Abstract The introduction of a oilseed crop, for energy production, in crop rotations typical of Northern Italy is very helpful for mitigating greenhouse effect; CO2 balance for oilseed crops being always positive as stated by Bona et al. (1999). Very little is known on CO2 evolution from cultivated soils. This incertitude is related to the fact that for producing more energy is necessary to increase input levels (tillage, chemicals ...) which very often induce an increase in soil organic matter degradation. On the other side, an extensive management can slowdown soil organic carbon degradation but the quantity of crop residues produced in this case are lower. In this framework it is necessary to find out the most suitable level of crop management for maximizing the CO2 balance. In the present work the results of some simulations carried out with a model of CO2 evolution from soils (DiSOS model – Bona et al., 2003) applied to sunflower and rapeseed for oil production as a function of soil tillage level are reported. The model was used to simulate the soil organic carbon evolution from 400 cultivations of rapeseed and sunflower which came from a survey made in the Veneto Region (Po valley – northern Italy). The CO2 balance showed the relative weight of soil tillage and the amount of crop residues in determining soil carbon budget. The main factor influencing this budget was the amount of crop residues thus underlining the relevance of reaching high yields. The tillage inputs resulted less relevant in this context.

Contribution of soil to CO2 balance in industrial oil crops

BONA, STEFANO;MOSCA, GIULIANO;VAMERALI, TEOFILO
2004

Abstract

Abstract The introduction of a oilseed crop, for energy production, in crop rotations typical of Northern Italy is very helpful for mitigating greenhouse effect; CO2 balance for oilseed crops being always positive as stated by Bona et al. (1999). Very little is known on CO2 evolution from cultivated soils. This incertitude is related to the fact that for producing more energy is necessary to increase input levels (tillage, chemicals ...) which very often induce an increase in soil organic matter degradation. On the other side, an extensive management can slowdown soil organic carbon degradation but the quantity of crop residues produced in this case are lower. In this framework it is necessary to find out the most suitable level of crop management for maximizing the CO2 balance. In the present work the results of some simulations carried out with a model of CO2 evolution from soils (DiSOS model – Bona et al., 2003) applied to sunflower and rapeseed for oil production as a function of soil tillage level are reported. The model was used to simulate the soil organic carbon evolution from 400 cultivations of rapeseed and sunflower which came from a survey made in the Veneto Region (Po valley – northern Italy). The CO2 balance showed the relative weight of soil tillage and the amount of crop residues in determining soil carbon budget. The main factor influencing this budget was the amount of crop residues thus underlining the relevance of reaching high yields. The tillage inputs resulted less relevant in this context.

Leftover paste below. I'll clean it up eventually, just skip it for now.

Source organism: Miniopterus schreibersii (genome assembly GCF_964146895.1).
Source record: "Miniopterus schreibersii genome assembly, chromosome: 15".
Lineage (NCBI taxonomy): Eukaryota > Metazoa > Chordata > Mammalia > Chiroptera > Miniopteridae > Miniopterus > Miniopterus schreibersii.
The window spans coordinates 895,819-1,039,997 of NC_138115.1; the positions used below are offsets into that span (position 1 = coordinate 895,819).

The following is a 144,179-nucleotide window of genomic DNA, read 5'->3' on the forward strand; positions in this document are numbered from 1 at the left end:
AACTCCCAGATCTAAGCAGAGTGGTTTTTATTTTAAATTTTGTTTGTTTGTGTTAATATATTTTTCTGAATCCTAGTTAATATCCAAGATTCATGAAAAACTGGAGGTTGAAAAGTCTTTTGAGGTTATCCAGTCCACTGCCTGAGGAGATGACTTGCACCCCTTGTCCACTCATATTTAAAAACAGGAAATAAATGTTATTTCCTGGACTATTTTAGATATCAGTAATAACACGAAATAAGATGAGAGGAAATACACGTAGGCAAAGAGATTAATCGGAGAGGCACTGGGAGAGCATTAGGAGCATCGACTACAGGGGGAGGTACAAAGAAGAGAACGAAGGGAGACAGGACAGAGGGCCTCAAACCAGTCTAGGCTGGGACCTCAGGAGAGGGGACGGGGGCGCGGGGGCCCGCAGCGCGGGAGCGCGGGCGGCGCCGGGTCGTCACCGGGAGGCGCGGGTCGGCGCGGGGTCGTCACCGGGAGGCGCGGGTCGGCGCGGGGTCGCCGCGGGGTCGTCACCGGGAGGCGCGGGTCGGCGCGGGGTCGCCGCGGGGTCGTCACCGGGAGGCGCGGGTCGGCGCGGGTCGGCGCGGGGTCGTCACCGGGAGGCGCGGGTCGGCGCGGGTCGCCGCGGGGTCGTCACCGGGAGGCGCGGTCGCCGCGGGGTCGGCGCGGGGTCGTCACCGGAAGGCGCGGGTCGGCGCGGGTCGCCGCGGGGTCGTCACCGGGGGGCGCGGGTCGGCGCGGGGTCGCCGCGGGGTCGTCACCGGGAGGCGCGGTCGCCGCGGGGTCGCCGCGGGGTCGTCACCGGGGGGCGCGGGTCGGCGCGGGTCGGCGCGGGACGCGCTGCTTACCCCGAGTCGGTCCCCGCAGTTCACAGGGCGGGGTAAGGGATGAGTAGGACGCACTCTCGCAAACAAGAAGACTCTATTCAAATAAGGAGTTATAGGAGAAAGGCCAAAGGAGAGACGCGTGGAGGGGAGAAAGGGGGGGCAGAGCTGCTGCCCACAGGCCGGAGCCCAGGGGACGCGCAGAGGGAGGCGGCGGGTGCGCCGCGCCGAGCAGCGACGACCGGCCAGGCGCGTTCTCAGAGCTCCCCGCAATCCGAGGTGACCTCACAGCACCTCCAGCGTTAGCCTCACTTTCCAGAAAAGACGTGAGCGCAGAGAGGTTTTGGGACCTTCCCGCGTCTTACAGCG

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Utilizza questo identificativo per citare o creare un link a questo documento: http://hdl.handle.net/11577/1356655
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